It is supposed that a child born on Easter, at the time when bells ring, will be lucky all his life. 

The man that dies on the Easter day or in the next week is blessed, his soul heading straight to heaven, as the skies are believed to be opened at this time. 

On the Easter day one must not sleep, because it is said that he will be sleepy all year long. Also touching salt directly is not recommended, a belief stating that the hands of the one who does it will transpire during the summer. 

It is said that three candles burn in the sky during the three days of the Easter. 

In some regions (Bucovina, Transylvania), there is a tradition called “the wetting”. On Monday morning, the boys take a bucket of water and go to the houses of the unmarried girls. If they found them sleeping, the boys throw water on them. As it is believed that those girls will marry soon, they reward the boys who had wetted them by giving them the most beautiful decorated eggs and “pasca” or cake. In some places, the boys catch the girls when they go out from the house and take them to the fountain or to the river, where they wet them, even throwing them in the water. 

According to one of the legends, once upon a time a Christian girl was heading toward the market, carrying a basket of eggs, in order to sell them. On her way she met a pagan girl who wanted to buy her eggs, but lacked the appropriate money. The girl asked her to accompany her home, thus being able to pay. On their way the Christian girl tried to convert the pagan to her religion, but she resisted. “I will believe in Christ only if these eggs here will turn red.” To their amazement, that very thing happened and the girls fainted in fear. Some nearby boys noticed them and tried to revive them, splashing the girls with water. Upon their awakening, the girls offered the red eggs to the boys, as a thank you gift.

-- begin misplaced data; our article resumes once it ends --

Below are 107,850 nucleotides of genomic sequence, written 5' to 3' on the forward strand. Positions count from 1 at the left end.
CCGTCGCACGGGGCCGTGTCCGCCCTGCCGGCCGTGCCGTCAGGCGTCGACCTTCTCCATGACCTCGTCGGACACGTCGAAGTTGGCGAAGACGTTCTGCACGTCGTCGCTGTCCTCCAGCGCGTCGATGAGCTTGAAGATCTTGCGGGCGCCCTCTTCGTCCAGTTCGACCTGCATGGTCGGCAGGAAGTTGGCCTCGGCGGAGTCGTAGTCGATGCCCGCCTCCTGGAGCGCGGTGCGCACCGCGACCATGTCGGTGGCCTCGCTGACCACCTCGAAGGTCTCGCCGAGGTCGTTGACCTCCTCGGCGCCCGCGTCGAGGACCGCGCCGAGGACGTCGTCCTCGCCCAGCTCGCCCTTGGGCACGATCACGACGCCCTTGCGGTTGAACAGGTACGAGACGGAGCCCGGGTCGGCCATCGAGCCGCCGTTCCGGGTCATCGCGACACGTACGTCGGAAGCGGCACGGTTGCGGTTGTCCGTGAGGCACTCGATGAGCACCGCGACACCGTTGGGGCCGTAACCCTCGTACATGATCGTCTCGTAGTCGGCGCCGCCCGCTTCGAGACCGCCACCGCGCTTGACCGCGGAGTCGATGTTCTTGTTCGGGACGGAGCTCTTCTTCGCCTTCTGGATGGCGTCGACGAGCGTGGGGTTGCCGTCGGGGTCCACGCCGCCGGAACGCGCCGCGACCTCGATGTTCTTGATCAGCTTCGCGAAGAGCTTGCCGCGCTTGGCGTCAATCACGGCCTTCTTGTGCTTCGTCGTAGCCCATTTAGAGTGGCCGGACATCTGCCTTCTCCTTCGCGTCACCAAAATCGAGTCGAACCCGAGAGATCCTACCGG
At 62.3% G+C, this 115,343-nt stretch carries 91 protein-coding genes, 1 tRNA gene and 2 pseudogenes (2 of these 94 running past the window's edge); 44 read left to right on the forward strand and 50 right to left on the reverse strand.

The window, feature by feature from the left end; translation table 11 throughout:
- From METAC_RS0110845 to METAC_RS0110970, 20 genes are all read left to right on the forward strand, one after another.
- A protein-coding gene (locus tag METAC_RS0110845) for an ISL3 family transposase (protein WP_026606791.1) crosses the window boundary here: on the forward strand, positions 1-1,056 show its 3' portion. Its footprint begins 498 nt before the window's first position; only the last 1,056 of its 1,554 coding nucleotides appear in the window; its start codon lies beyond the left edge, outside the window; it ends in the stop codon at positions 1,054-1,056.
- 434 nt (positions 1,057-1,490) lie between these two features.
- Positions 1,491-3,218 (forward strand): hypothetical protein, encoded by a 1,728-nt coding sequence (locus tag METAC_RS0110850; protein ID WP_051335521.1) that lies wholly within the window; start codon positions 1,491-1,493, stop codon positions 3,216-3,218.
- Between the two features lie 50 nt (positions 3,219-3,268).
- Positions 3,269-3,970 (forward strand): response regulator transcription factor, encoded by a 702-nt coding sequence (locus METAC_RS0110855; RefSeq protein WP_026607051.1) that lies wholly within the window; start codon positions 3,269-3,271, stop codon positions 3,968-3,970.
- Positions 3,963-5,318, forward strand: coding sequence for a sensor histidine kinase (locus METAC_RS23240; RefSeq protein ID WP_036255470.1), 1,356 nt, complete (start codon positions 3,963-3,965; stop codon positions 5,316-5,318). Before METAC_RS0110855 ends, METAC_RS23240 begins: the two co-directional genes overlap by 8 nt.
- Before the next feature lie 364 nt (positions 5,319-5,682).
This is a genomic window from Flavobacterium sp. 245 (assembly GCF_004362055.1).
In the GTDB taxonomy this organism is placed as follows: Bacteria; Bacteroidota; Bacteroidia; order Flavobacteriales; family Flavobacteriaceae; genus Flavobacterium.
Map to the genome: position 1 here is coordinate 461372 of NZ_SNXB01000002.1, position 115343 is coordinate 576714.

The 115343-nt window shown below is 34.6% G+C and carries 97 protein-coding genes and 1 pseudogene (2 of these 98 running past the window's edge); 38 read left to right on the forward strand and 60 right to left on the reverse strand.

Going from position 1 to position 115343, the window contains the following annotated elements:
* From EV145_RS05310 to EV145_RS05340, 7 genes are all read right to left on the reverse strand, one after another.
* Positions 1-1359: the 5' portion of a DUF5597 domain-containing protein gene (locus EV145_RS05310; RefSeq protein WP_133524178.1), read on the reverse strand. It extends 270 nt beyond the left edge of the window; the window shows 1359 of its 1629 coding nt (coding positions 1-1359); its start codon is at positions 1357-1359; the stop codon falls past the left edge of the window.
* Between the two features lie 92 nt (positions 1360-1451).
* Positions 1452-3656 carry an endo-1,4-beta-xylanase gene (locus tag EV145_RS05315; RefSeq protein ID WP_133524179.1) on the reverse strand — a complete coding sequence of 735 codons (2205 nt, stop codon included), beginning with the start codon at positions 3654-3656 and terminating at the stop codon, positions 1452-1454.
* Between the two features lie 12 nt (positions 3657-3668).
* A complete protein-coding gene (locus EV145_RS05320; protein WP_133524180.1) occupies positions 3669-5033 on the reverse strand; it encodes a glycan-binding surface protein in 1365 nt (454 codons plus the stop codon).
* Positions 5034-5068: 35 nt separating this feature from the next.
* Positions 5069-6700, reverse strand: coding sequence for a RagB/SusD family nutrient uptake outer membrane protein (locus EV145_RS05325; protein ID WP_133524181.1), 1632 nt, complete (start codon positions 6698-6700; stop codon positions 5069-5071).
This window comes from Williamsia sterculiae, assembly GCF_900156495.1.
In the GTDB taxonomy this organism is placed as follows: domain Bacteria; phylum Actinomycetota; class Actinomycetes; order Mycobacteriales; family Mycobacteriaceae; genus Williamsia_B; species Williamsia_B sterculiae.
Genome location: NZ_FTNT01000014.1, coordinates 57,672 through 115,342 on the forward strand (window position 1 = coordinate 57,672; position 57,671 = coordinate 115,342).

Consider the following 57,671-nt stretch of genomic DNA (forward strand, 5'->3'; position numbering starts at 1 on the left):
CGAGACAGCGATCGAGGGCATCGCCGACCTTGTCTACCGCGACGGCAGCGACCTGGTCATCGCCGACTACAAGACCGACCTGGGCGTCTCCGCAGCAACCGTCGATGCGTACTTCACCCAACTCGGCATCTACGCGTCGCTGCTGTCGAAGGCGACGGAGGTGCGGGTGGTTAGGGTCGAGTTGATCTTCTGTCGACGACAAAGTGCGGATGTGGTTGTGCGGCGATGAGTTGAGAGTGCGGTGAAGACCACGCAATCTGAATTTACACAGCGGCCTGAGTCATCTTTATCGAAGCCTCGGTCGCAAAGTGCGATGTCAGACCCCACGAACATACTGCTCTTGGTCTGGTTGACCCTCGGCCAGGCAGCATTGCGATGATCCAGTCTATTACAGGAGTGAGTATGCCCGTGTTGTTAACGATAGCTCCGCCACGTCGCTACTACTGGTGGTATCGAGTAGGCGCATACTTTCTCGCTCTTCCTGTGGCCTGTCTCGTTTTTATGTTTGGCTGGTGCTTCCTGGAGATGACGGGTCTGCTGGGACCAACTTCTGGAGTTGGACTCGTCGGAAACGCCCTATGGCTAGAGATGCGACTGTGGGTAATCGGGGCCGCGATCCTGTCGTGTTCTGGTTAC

On Monday and Tuesday the married couple go to their relatives, bringing them “pasca”, announcing them Christ’s revival. Usually, the younger people go to the older ones. 

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One Response

  1. What a great history lesson! As a Christian I do not want to focus too much on tradition but remember the sacrifice Jesus made on the cross and what His resurrection means for me. However, understanding the meaning behind traditions is fascinating.